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AWS Community Builders

Modern Full-Stack Serverless, Part VII

Salah Elhossiny
ML engineer || AWS Certified MLS || AWS Community Builders member || Fullstack developer
・6 min read

Amplify supports another type of API for interacting with AppSync: Amplify DataStore. DataStore has a different approach than a traditional GraphQL API.

Instead of interacting with the GraphQL API itself, using queries and mutations, DataStore introduces a client-side SDK that allows you to write to and read from a local store and persists this data locally using the local storage engine of the platform you are working with (i.e., IndexDB for web and SQLite for native iOS and Android).

DataStore then automatically syncs the local data to the GraphQL backend for you as updates are made both locally and remotely.

Using the DataStore SDK, you then only have to perform the
operations like save, update, and delete, writing directly to DataStore
itself. DataStore handles everything else for you: it syncs your data to
the cloud when you have an internet connection, and if you’re not
online, will queue it for the next time you’re connected.

About Amplify DataStore

Amplify DataStore is a combination of the following things:

AppSync GraphQL API.

Local storage repository and syncing engine that also persists data offline.

Client-side SDK for interacting with the local storage repository.

Special sync-enabled GraphQL resolvers (generated by the Amplify CLI) that enable sophisticated conflict detection and conflict resolution on the server.

Amplify DataStore Overview

When getting started with DataStore, you still create the API as we have done in past chapters. The main difference is, when creating the
API, you will enable conflict detection in the advanced settings of the CLI flow.

From there, to enable DataStore on the client, we need to create
models for DataStore to use to interact with the storage repository.

This can easily be done by just using the GraphQL schema you
already have and running a build command—amplify codegen
models—from the CLI.

Now, you are all set up and can begin interacting with DataStore.

Amplify DataStore Operations

To interact with the Store, first import the DataStore API from Amplify and the Model you’d like to use. From there, you can perform actions against the store.

Operations & Commands

Import the model and DataStore
API


  import { DataStore } from '@aws-amplify/datastore';
  import { Message} from './models'; 

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Saving data

await DataStore.save(
  new Message({
    title: 'Hello World',
    sender: 'Chris'
  })
))

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Reading data

const posts = await DataStore.query(Post); 
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Updating data


const message = await DataStore.query(Message, '123')

await DataStore.save(
  Post.copyOf(message, updated => { updated.title = 'My new title'})
)

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Observing/subscribing to changes in data for real-time functionality


 const subscription = DataStore.observe(Message).subscribe(msg => {
    console.log(message.model, message.opType, message.element)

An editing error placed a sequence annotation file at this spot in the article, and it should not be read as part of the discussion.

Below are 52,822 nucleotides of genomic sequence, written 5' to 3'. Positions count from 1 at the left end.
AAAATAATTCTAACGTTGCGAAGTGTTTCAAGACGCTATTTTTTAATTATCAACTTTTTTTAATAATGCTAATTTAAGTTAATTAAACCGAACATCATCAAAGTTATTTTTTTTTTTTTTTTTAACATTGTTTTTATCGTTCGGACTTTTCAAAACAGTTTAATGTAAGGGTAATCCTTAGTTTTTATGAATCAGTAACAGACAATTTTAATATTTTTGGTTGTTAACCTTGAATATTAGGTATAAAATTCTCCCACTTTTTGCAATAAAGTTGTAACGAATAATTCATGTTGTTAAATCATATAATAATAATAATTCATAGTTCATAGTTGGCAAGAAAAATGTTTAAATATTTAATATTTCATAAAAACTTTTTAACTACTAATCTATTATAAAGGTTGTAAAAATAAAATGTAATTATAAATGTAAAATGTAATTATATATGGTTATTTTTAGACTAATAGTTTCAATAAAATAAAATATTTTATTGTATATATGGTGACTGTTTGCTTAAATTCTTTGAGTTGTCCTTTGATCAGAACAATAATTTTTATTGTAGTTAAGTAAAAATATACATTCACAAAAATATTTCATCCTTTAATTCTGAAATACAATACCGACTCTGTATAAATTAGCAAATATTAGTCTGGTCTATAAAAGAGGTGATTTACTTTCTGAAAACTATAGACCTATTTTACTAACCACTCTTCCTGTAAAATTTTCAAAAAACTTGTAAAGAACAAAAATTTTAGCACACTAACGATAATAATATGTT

});
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DataStore Predicates
You can apply predicate filters against the DataStore using the fields
defined on your GraphQL type along with the following conditions
supported by DynamoDB:

Strings: eq | ne | le | lt | ge | gt | contains | notContains | beginsWith | between

Numbers: eq | ne | le | lt | ge | gt | between

Lists: contains | notContains

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For example, if you wanted a list of all messages that have a title
that includes “Hello”:


const messages = await DataStore.query(Message, m => m.title('contains', 'Hello'))

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You can also chain multiple predicates into a single operation:

const message = await DataStore .query(Message, m => m.title('contains', 'Hello').sender('eq', 'Chris'))
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These predicates enable you to have many ways to retrieve different selection sets from your local data. Instead of retrieving the entire collection and filtering on the client, you are able to query from the store exactly the data that you need.

Building an Offline and Real-Time App with Amplify DataStore

Users of the app can create a new message and all other users will
receive the message in real time. If a user goes offline, they will
continue to be able to create messages. Once they are online, the
messages will be synced with the backend, and all other messages
created by other users will also be fetched and synced locally.
Our app will perform three types of operations against the DataStore
API:

save

Creating a new item in the DataStore; saves the item locally and
performs a GraphQL mutation behind the scenes.

query

Reading from the DataStore; returns a single item or list (array)
and performs a GraphQL query behind the scenes.

observe

Listening for changes (create, update, delete) in data and performs
a GraphQL subscription behind the scenes.

Creating the Base Project

To get started, we will create a new React project, initialize an
Amplify app, and install the dependencies.
The first thing we will do is create the React project:

  ~ npx create-react-app rtmessageboard
  ~ cd rtmessageboard
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Next, we will install the local dependencies.

Amplify supports a full installation of Amplify, and scoped (modular)
installations for specific APIs. Scoped packages reduce the bundle
size, since we’re installing only the code that we are using. Since we
are only using the DataStore API, we can install the scoped DataStore
package.

We will also install Ant Design (antd) for styling, React Color
(react-color) for an easy-to-use color picker, and the scoped